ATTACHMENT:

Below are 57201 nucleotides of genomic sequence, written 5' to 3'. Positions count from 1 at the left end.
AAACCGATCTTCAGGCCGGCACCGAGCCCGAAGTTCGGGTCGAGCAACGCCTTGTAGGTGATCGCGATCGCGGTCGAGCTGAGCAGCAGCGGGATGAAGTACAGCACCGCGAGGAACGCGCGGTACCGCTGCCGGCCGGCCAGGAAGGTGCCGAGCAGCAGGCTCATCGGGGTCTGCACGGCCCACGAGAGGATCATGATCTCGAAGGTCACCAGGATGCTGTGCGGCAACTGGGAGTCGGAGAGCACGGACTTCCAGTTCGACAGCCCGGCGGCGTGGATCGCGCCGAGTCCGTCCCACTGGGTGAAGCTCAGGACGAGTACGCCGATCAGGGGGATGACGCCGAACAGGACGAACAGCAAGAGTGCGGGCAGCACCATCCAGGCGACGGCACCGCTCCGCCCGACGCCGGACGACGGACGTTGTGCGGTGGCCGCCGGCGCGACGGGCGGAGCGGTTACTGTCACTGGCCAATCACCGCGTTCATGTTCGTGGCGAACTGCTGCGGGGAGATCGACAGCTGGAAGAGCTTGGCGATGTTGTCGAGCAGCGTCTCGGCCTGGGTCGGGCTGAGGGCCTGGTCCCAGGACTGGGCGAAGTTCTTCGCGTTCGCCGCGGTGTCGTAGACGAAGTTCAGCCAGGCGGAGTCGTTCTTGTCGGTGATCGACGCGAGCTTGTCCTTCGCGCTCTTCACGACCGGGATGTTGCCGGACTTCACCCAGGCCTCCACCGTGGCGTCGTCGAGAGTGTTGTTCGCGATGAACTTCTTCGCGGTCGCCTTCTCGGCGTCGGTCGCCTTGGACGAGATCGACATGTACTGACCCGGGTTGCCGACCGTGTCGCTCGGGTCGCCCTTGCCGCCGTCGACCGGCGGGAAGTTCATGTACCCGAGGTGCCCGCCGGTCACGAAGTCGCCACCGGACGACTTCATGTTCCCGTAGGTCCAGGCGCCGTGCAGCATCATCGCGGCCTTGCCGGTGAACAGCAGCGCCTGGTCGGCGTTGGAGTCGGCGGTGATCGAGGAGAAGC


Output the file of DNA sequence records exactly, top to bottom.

Below are 57201 nucleotides of genomic sequence, written 5' to 3'. Positions count from 1 at the left end.
AAACCGATCTTCAGGCCGGCACCGAGCCCGAAGTTCGGGTCGAGCAACGCCTTGTAGGTGATCGCGATCGCGGTCGAGCTGAGCAGCAGCGGGATGAAGTACAGCACCGCGAGGAACGCGCGGTACCGCTGCCGGCCGGCCAGGAAGGTGCCGAGCAGCAGGCTCATCGGGGTCTGCACGGCCCACGAGAGGATCATGATCTCGAAGGTCACCAGGATGCTGTGCGGCAACTGGGAGTCGGAGAGCACGGACTTCCAGTTCGACAGCCCGGCGGCGTGGATCGCGCCGAGTCCGTCCCACTGGGTGAAGCTCAGGACGAGTACGCCGATCAGGGGGATGACGCCGAACAGGACGAACAGCAAGAGTGCGGGCAGCACCATCCAGGCGACGGCACCGCTCCGCCCGACGCCGGACGACGGACGTTGTGCGGTGGCCGCCGGCGCGACGGGCGGAGCGGTTACTGTCACTGGCCAATCACCGCGTTCATGTTCGTGGCGAACTGCTGCGGGGAGATCGACAGCTGGAAGAGCTTGGCGATGTTGTCGAGCAGCGTCTCGGCCTGGGTCGGGCTGAGGGCCTGGTCCCAGGACTGGGCGAAGTTCTTCGCGTTCGCCGCGGTGTCGTAGACGAAGTTCAGCCAGGCGGAGTCGTTCTTGTCGGTGATCGACGCGAGCTTGTCCTTCGCGCTCTTCACGACCGGGATGTTGCCGGACTTCACCCAGGCCTCCACCGTGGCGTCGTCGAGAGTGTTGTTCGCGATGAACTTCTTCGCGGTCGCCTTCTCGGCGTCGGTCGCCTTGGACGAGATCGACATGTACTGACCCGGGTTGCCGACCGTGTCGCTCGGGTCGCCCTTGCCGCCGTCGACCGGCGGGAAGTTCATGTACCCGAGGTGCCCGCCGGTCACGAAGTCGCCACCGGACGACTTCATGTTCCCGTAGGTCCAGGCGCCGTGCAGCATCATCGCGGCCTTGCCGGTGAACAGCAGCGCCTGGTCGGCGTTGGAGTCGGCGGTGATCGAGGAGAAGC